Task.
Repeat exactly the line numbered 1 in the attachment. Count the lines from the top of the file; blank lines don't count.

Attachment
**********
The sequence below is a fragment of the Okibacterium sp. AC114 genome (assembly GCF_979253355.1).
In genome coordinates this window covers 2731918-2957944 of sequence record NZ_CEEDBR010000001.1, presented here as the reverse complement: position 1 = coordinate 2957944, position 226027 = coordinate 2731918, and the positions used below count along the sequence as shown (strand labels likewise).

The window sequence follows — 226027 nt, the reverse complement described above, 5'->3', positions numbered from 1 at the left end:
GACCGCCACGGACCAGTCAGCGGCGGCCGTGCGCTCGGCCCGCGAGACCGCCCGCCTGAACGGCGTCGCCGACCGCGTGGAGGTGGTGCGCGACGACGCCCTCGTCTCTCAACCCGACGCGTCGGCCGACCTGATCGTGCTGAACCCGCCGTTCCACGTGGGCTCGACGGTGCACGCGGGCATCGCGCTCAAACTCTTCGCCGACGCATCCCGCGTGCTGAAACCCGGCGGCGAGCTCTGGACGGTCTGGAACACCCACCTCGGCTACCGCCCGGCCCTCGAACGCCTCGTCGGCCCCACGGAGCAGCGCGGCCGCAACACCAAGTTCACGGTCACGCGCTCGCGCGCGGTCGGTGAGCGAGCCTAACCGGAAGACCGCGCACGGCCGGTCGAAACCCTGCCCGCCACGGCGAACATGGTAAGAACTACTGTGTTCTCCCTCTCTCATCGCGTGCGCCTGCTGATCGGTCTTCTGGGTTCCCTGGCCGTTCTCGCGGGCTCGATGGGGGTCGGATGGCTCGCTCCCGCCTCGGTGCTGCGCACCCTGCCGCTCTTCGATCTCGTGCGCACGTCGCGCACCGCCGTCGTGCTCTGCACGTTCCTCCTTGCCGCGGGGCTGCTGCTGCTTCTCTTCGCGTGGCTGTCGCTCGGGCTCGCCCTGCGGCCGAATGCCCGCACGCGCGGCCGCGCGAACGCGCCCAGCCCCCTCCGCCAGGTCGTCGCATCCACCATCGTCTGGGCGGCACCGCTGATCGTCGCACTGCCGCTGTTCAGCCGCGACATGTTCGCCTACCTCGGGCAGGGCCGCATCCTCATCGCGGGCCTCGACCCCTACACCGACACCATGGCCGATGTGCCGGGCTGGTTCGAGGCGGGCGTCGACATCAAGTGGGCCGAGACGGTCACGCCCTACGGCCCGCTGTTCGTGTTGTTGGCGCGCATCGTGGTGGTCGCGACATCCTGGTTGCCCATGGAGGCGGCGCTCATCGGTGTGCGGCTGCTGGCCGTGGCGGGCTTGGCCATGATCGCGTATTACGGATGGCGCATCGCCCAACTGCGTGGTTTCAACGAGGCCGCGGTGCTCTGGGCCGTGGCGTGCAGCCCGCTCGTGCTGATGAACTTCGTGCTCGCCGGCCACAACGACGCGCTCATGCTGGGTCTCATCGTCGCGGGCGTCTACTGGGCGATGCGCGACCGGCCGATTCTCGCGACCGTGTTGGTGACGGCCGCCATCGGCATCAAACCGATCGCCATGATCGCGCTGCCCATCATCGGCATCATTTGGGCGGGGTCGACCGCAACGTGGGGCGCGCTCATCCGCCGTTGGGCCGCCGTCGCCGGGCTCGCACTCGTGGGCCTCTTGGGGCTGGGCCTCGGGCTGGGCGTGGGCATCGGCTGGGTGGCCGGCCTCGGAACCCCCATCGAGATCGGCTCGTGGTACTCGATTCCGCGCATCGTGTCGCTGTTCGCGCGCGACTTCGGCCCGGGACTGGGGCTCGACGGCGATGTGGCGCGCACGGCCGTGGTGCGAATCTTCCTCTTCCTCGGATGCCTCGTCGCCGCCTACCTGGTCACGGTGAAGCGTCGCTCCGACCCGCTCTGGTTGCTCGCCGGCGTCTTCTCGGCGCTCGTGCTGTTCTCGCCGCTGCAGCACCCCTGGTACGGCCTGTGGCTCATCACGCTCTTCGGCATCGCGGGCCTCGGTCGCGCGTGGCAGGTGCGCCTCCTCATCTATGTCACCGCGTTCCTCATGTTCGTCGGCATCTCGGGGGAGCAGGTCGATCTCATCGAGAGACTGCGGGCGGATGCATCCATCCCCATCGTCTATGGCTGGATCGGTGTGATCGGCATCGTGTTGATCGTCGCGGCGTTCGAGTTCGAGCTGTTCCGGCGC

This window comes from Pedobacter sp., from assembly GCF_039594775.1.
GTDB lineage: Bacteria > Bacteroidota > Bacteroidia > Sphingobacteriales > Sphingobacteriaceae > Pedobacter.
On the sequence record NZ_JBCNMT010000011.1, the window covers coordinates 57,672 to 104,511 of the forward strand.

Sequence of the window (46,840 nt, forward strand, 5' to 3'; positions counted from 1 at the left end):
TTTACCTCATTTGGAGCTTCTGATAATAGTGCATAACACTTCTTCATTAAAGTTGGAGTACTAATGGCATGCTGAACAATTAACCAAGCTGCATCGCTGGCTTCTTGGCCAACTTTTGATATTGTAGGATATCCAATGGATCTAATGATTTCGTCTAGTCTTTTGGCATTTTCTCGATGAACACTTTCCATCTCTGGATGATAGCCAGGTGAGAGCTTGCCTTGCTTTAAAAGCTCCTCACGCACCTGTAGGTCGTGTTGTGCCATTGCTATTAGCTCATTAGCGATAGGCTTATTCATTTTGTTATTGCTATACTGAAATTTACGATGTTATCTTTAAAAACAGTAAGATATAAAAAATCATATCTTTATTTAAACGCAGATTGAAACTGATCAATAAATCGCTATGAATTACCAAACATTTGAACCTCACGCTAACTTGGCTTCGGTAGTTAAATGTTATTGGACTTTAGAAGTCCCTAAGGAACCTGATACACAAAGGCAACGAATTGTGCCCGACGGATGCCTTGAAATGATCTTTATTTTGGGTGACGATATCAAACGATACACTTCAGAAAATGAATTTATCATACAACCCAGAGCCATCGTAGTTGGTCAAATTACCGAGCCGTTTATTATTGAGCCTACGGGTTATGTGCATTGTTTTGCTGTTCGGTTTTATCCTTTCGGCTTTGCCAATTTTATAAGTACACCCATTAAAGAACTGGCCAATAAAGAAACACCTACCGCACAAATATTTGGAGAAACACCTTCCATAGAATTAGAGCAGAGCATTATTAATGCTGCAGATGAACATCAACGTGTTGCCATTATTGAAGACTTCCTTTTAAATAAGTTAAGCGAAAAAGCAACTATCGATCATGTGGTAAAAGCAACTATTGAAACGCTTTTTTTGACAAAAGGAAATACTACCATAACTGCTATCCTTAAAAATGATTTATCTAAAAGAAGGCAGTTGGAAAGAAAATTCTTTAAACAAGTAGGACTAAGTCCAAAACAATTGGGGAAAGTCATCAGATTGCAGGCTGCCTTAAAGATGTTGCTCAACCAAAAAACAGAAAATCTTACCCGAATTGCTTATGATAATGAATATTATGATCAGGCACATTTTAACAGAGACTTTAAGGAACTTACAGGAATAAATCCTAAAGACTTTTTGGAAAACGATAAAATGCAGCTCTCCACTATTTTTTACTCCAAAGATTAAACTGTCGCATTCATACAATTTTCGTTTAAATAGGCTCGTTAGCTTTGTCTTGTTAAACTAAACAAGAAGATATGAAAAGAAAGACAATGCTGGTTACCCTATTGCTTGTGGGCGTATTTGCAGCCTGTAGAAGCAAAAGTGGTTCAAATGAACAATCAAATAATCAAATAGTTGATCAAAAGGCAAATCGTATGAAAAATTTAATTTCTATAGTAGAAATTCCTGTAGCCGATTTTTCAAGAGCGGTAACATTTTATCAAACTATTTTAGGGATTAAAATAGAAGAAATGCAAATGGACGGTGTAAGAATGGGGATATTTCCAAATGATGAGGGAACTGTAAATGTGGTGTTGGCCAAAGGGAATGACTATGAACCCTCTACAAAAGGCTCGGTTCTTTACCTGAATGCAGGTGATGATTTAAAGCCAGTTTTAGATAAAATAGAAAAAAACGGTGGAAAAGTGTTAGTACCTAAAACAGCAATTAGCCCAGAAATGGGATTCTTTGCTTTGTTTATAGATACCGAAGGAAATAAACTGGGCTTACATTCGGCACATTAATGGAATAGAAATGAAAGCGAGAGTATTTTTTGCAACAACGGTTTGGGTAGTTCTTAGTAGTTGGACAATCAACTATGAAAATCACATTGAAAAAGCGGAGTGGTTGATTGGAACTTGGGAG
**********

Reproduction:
The sequence below is a fragment of the Okibacterium sp. AC114 genome (assembly GCF_979253355.1).